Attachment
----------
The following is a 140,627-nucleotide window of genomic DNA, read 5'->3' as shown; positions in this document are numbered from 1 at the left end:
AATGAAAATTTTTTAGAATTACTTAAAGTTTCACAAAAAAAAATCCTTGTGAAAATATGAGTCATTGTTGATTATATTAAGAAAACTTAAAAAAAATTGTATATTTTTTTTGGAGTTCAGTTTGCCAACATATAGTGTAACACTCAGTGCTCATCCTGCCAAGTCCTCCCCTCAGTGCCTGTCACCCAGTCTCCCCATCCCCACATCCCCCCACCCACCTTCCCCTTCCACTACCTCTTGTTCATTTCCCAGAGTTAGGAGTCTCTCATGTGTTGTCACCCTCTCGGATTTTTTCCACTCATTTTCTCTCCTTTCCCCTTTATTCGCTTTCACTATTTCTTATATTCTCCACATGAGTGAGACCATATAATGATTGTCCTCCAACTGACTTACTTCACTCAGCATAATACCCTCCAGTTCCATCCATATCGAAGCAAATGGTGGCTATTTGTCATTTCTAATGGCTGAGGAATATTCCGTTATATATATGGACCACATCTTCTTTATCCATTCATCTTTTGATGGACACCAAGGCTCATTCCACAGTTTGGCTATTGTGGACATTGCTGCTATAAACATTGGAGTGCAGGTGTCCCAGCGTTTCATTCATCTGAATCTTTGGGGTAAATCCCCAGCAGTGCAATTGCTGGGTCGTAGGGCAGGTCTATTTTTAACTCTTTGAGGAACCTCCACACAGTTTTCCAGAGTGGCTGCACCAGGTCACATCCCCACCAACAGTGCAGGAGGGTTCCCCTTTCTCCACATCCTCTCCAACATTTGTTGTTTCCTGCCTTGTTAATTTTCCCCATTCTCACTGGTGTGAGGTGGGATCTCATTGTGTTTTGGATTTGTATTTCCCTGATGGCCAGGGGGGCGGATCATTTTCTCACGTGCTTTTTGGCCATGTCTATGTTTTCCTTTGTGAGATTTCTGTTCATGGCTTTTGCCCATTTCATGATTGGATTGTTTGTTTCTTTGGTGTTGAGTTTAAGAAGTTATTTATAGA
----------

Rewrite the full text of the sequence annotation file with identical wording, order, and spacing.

The following is a 140,627-nucleotide window of genomic DNA, read 5'->3' as shown; positions in this document are numbered from 1 at the left end:
AATGAAAATTTTTTAGAATTACTTAAAGTTTCACAAAAAAAAATCCTTGTGAAAATATGAGTCATTGTTGATTATATTAAGAAAACTTAAAAAAAATTGTATATTTTTTTTGGAGTTCAGTTTGCCAACATATAGTGTAACACTCAGTGCTCATCCTGCCAAGTCCTCCCCTCAGTGCCTGTCACCCAGTCTCCCCATCCCCACATCCCCCCACCCACCTTCCCCTTCCACTACCTCTTGTTCATTTCCCAGAGTTAGGAGTCTCTCATGTGTTGTCACCCTCTCGGATTTTTTCCACTCATTTTCTCTCCTTTCCCCTTTATTCGCTTTCACTATTTCTTATATTCTCCACATGAGTGAGACCATATAATGATTGTCCTCCAACTGACTTACTTCACTCAGCATAATACCCTCCAGTTCCATCCATATCGAAGCAAATGGTGGCTATTTGTCATTTCTAATGGCTGAGGAATATTCCGTTATATATATGGACCACATCTTCTTTATCCATTCATCTTTTGATGGACACCAAGGCTCATTCCACAGTTTGGCTATTGTGGACATTGCTGCTATAAACATTGGAGTGCAGGTGTCCCAGCGTTTCATTCATCTGAATCTTTGGGGTAAATCCCCAGCAGTGCAATTGCTGGGTCGTAGGGCAGGTCTATTTTTAACTCTTTGAGGAACCTCCACACAGTTTTCCAGAGTGGCTGCACCAGGTCACATCCCCACCAACAGTGCAGGAGGGTTCCCCTTTCTCCACATCCTCTCCAACATTTGTTGTTTCCTGCCTTGTTAATTTTCCCCATTCTCACTGGTGTGAGGTGGGATCTCATTGTGTTTTGGATTTGTATTTCCCTGATGGCCAGGGGGGCGGATCATTTTCTCACGTGCTTTTTGGCCATGTCTATGTTTTCCTTTGTGAGATTTCTGTTCATGGCTTTTGCCCATTTCATGATTGGATTGTTTGTTTCTTTGGTGTTGAGTTTAAGAAGTTATTTATAGA